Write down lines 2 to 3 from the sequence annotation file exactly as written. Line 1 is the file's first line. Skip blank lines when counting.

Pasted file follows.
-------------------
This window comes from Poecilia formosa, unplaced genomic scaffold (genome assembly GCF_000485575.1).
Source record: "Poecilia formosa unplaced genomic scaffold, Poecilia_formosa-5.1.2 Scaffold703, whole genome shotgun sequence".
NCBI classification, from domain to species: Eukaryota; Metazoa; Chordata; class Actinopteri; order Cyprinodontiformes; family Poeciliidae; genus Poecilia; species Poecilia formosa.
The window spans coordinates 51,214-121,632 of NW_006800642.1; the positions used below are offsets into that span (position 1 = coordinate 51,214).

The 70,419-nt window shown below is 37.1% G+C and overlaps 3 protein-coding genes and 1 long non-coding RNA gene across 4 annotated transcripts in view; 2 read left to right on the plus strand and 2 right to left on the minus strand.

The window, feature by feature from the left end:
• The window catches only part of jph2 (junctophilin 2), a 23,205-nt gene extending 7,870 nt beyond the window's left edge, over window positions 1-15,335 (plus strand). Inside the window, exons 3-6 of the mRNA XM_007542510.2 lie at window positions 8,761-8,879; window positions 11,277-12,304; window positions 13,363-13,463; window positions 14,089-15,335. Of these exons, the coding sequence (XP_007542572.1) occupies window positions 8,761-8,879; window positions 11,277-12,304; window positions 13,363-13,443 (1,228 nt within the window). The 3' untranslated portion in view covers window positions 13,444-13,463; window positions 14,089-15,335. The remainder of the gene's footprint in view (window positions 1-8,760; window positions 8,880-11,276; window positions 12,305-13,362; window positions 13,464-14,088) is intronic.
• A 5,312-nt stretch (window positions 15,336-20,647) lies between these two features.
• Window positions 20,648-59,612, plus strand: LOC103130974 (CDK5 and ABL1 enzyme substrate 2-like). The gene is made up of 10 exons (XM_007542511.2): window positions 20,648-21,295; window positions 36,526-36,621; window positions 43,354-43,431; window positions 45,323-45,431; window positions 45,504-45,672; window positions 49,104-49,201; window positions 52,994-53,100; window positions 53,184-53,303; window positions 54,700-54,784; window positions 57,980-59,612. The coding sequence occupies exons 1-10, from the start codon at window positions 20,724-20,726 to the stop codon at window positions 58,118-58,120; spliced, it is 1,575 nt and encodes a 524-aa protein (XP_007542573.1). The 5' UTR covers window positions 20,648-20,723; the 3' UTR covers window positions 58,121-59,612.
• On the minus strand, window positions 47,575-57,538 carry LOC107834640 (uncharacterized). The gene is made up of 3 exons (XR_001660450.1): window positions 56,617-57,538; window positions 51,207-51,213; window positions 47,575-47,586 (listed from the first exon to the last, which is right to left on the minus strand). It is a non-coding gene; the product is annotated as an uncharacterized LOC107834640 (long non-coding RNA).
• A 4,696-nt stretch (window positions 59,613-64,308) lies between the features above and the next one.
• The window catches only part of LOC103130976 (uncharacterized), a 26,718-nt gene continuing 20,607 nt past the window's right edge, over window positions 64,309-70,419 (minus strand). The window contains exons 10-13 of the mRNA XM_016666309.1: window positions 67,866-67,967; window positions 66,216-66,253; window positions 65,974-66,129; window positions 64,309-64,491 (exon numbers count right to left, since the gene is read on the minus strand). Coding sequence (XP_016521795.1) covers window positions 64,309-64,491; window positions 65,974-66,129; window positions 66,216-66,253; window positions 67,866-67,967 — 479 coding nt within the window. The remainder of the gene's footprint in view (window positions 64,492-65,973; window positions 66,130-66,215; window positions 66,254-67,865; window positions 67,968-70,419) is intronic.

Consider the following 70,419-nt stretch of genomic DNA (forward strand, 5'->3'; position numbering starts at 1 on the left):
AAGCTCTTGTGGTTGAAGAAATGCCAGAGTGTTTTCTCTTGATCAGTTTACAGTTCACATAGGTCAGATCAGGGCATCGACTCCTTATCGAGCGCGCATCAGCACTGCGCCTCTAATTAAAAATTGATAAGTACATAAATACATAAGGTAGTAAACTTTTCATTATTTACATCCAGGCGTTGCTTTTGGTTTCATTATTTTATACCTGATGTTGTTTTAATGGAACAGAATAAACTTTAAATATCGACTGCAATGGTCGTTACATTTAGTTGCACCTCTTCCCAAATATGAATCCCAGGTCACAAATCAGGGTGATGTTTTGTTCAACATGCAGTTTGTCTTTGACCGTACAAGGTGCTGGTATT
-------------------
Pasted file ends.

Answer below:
Source record: "Poecilia formosa unplaced genomic scaffold, Poecilia_formosa-5.1.2 Scaffold703, whole genome shotgun sequence".
NCBI classification, from domain to species: Eukaryota; Metazoa; Chordata; class Actinopteri; order Cyprinodontiformes; family Poeciliidae; genus Poecilia; species Poecilia formosa.